Senate Passes FY 2020 Mid-Year Supplemental Budget

Provides $15M for LIHEAP, $10M for the 21st Century Education Trust Fund, $2M for the Healthy Incentives Program, and $500K for Behavioral Health Public Awareness Campaign

BOSTON (2/28/20)  – On February 28, Senator Cindy F. Friedman (D-Arlington) joined her colleagues in passing a mid-year supplemental budget for Fiscal Year 2020 of $123 million in spending to address time sensitive deficiencies and unforeseen needs across the Commonwealth that require immediate attention.  

As a reflection of the Senate’s ongoing commitment to support working families, ensure educational opportunities, and bring awareness to the availability of mental health resources, the supplemental budget passed by the Senate includes $15 million for the Low Income Heating Energy Assistance Program (LIHEAP), $10 million for the 21st Century Education Trust Fund, $2 million to support year-round funding of the Healthy Incentives Program (HIP) and $500,000 for a behavioral health public awareness campaign.

“This budget demonstrates the Senate’s commitment to providing residents across the state with the resources they need to sustain their lives while maintaining fiscal responsibility,” said Senator Friedman, Vice Chair of the Senate Committee on Ways and Means. “Most notably, this budget maintains critical heating assistance for low-income households, increases healthy food options, supports our students, and funds an important behavioral health awareness campaign to improve the well-being of residents across the Commonwealth.”

In response to a continued shortfall in federal fuel assistance, the supplemental budget provides an immediate state allocation of $15 million to the LIHEAP program. This additional support will help over 40,000 vulnerable low-income households–including low-income families with children, seniors and veterans–stay warm throughout the remainder of this winter. 

Building off of the Senate’s longstanding commitment to ensuring quality public education for all, the supplemental budget provides $10 million for the 21st Century Education Trust Fund, which was created by the Student Opportunity Act, to provide districts and schools access to flexible funding to pursue creative approaches to student learning and district improvement.

Recently, the Department of Transitional Assistance announced that the Healthy Incentives Program (HIP) would be suspended from February 23, 2020 until May 14, 2020 due to lack of funding resources. In response to the potentially negative impact this action would have on farmers who grow crops intended for purchase with HIP funding, as well as for the over 55,000 low-income families in the Supplemental Nutrition Assistance Program (SNAP) who seek access to healthier local food options, this budget provides an infusion of $2 million to support HIP as a year-round program. This is in addition to the $6.5 million invested in HIP in the Fiscal Year 2020 budget.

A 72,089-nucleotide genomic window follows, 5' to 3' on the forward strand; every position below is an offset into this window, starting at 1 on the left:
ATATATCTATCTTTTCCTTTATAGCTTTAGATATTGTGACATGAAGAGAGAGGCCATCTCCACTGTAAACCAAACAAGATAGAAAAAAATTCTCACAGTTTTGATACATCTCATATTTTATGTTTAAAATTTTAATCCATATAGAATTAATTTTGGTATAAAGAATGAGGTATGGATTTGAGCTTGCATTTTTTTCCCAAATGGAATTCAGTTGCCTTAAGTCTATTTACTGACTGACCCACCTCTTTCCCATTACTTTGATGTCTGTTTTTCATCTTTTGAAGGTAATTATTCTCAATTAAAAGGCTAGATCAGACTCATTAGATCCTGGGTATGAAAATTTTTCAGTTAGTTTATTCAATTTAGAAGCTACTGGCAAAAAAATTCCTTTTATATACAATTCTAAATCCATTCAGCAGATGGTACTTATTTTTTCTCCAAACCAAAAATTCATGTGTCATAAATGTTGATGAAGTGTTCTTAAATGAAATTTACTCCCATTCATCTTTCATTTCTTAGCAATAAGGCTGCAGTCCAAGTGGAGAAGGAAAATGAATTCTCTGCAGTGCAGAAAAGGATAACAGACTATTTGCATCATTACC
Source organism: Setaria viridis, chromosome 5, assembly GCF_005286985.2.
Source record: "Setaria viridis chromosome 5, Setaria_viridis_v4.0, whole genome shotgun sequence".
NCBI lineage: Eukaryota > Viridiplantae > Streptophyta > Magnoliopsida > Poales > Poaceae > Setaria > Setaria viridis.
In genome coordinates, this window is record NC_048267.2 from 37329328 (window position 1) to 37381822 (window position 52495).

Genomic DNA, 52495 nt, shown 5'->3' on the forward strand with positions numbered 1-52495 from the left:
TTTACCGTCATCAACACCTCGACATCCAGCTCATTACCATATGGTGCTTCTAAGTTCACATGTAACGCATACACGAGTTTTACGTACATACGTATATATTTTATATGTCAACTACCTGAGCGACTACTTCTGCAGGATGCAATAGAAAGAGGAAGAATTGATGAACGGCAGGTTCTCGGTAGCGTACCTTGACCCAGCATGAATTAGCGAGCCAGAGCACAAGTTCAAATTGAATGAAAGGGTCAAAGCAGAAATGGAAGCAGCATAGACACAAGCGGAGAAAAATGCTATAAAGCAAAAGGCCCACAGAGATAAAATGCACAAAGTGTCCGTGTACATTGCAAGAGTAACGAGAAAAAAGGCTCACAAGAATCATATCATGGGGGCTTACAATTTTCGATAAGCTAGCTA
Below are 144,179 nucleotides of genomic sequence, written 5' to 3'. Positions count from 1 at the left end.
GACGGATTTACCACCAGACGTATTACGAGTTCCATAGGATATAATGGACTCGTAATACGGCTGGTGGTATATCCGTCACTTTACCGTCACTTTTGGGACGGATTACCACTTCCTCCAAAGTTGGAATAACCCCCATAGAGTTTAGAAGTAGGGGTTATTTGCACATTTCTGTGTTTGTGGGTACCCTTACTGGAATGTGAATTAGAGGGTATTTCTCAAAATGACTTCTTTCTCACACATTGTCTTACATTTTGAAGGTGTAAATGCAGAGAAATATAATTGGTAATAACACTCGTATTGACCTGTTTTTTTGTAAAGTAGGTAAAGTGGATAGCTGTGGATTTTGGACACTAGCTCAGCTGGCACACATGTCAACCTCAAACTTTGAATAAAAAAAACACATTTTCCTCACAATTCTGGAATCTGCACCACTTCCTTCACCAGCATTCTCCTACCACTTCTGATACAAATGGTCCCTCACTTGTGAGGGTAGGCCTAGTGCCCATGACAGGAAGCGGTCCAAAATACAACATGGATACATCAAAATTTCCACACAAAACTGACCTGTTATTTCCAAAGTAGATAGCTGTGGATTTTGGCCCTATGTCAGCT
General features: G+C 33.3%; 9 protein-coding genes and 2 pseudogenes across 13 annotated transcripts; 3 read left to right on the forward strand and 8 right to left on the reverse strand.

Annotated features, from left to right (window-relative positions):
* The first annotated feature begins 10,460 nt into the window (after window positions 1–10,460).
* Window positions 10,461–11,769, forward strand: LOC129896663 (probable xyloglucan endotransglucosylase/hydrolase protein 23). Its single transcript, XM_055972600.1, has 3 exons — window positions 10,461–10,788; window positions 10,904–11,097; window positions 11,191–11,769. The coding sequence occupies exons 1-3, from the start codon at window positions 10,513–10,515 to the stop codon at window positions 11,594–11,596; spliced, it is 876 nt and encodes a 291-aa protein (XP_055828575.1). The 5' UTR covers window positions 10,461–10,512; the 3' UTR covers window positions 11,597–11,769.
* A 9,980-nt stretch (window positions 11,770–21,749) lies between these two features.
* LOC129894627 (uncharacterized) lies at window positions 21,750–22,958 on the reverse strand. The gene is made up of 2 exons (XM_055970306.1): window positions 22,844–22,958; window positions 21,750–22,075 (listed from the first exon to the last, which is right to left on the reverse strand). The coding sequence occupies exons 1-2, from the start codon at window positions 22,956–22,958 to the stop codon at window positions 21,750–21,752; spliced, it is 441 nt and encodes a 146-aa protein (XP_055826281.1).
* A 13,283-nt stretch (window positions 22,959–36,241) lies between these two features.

Recognizing that removing the stigma of seeking mental health treatment has been a core priority of the Senate, the supplemental budget provides $500,000 from the Behavioral Health, Outreach, Access and Support Trust Fund for a behavioral health services public awareness campaign.

The supplemental budget builds on the Senate’s commitment to make targeted investments to improve and protect public health. To ensure enhanced quality of life and improved public health, the supplemental budget includes:

  • $5.2M for targeted per- and polyfluoroalkyl substances (PFAS) testing and remediation;
  • $5M for the recapitalization of the Get the Lead Out Program to support residential lead remediation;
  • $2M for smoking prevention and cessation programs; and
  • $1.9M for the State Laboratory, including supports for coronavirus testing and a EEE public awareness campaign

Other notable spending highlights of the mid-year FY 2020 supplemental budget include:

  • $16.3M for collective bargaining contract costs;
  • $15M for CPCS private counsel compensation;
  • $12.3M for the Safety Net Provider Trust Fund;
  • $10.4M for the Health and Human Services IT costs;
  • $9.6M for TAFDC to support the removal of the family cap–a policy change that has allowed more than 13,000 new children to receive benefits;
  • $5.4M for Section 35 civil commitments;
  • $2.8M for Early Intervention Services;
  • $2M for HomeBASE; and
  • $1.8M for Emergency Assistance Family Shelters.

In addition, the supplemental budget includes a number of technical corrections to address the administration of various trust fund accounts, and includes updates to comply with federal law.

Having passed the Senate and House, the mid-year supplemental budget now moves to the Governor’s desk.